The CSP has named the four senior academics who will lead the development of a national physiotherapy research network (NPRN) over the next five years. All are professors of physiotherapy from higher education institutes (HEIs). They are: Ann Moore, of the University of Brighton, Di Newham, of King's College London, Julius Sim, of Keele University, and Maureen Simmonds, of the University of Southampton. The group won a tender put out by the Society for a 'research champion' to implement the first phase of its research and clinical effectiveness strategy.
Professor Moore said the four would 'help to facilitate physiotherapy research at grass roots level', bringing a range of expertise and contacts that was beyond a single individual to deliver. 'We feel with a collaborative approach we can strengthen the research base by getting more people involved,' she told Frontline. Jill Higgins, director of CSP learning and development, said it was a measure of the profession's 'maturity' that the HEIs would be working together and not in competition.
'The professional body is supporting this wholeheartedly and is putting resources into it,' she said. The NPRN aims to help further the development of the scientific knowledge base and expand the use of evidence within physiotherapy practice. It will have a core committee, including the four professors plus representatives from the CSP and the research forum for allied health professions. There will be a full-time research officer based at the University of Brighton.
This core group will facilitate the development of a network of around 12 'research hubs' across the UK. The Society is currently appealing for individuals to become regional representatives or 'hub facilitators'. Dr Higgins, who is a member of the NPRN core group, said: 'We are looking for skilled researchers who also have mentoring skills so they can bring people together to develop research capacity across the profession.'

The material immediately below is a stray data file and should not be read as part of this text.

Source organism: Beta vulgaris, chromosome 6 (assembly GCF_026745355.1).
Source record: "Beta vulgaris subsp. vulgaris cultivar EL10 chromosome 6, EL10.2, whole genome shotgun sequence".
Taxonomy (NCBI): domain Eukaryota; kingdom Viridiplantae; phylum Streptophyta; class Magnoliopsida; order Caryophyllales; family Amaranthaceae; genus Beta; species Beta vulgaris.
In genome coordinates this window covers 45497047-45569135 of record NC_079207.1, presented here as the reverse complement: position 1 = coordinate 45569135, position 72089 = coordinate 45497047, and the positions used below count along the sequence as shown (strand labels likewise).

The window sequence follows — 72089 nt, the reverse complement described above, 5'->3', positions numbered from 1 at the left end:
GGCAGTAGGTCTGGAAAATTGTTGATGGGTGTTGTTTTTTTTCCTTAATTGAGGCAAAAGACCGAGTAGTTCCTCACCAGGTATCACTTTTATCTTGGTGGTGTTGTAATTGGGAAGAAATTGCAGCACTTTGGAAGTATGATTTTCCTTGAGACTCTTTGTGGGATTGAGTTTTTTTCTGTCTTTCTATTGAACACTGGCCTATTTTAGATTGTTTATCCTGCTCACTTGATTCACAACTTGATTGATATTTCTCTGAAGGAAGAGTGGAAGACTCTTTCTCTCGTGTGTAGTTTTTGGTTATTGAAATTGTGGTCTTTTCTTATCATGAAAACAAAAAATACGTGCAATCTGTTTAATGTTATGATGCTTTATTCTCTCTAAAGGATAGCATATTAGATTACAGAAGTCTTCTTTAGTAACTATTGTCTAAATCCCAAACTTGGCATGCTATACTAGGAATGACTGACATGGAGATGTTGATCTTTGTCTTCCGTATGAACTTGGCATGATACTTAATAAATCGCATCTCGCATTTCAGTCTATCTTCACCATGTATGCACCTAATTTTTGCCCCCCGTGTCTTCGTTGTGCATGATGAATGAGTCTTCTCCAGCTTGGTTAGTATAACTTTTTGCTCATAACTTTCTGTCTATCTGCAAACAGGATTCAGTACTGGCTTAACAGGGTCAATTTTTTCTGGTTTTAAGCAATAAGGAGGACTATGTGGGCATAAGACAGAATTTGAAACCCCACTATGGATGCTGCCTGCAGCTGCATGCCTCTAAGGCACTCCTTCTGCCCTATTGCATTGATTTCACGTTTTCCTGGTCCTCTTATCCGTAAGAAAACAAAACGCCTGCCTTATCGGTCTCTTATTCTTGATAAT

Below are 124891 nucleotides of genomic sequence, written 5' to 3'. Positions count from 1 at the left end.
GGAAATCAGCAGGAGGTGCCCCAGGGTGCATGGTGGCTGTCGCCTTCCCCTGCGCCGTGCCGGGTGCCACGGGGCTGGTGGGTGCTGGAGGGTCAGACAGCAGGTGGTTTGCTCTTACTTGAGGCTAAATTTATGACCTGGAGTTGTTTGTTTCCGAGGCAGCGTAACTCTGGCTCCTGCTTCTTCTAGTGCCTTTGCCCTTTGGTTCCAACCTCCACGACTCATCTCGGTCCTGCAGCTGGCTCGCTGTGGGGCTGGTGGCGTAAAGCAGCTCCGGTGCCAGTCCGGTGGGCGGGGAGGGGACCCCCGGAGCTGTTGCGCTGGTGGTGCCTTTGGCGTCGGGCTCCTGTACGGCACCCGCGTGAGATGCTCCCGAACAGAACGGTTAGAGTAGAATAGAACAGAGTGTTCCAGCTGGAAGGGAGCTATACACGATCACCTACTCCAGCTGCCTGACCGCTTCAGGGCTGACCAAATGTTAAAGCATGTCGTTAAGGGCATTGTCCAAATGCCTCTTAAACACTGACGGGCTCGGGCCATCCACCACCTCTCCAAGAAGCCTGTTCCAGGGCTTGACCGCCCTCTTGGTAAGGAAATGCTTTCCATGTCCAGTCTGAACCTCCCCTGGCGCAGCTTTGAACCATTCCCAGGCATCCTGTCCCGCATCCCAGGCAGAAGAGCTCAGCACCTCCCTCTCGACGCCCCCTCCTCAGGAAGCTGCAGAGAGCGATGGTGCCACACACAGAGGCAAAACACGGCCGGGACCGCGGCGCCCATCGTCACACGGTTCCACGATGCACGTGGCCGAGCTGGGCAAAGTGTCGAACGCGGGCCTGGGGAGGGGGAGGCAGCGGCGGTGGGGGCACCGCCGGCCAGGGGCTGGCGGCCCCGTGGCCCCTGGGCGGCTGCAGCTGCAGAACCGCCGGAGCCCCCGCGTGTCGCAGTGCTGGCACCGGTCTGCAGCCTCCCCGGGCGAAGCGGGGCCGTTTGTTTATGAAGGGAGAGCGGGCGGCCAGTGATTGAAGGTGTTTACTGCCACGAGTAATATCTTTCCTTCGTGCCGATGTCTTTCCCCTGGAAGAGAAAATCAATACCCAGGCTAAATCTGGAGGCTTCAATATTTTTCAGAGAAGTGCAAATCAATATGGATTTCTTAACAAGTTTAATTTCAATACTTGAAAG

Regional representatives will build links with academics, clinicians, managers and other professionals who are interested in furthering physiotherapy research. They will seek to identify and 'nurture' robust research that is likely to attract funding and that 'fits in with NHS priorities and priorities for physiotherapy'.
The intention is to widen awareness, build a database of research activity and tap into what grass-roots professionals perceive as local needs. Prof Moore told Frontline: 'We want to hear from people in the field what kind of research is relevant to them. We don't see ourselves as policy making, we see ourselves as growing capacity and growing capability within the profession, and also increasing the uptake and use of evidence within practice.'
The NPRN will meet every three or four months to gain feedback and discuss issues related to research. The national forum will include members from the CSP clinical interest and occupational groups, including physiotherapy managers and consultants.
The network will also have a presence on the Society's website, which is expected to publish information ranging from details of new calls for funding, research training opportunities and possible collaborators. In the longer term, the website may carry interactive tutorials. Dr Higgins said the NPRN would work closely with the CSP's research and clinical effectiveness group. 'This is a very exciting time for physiotherapy research nationally.'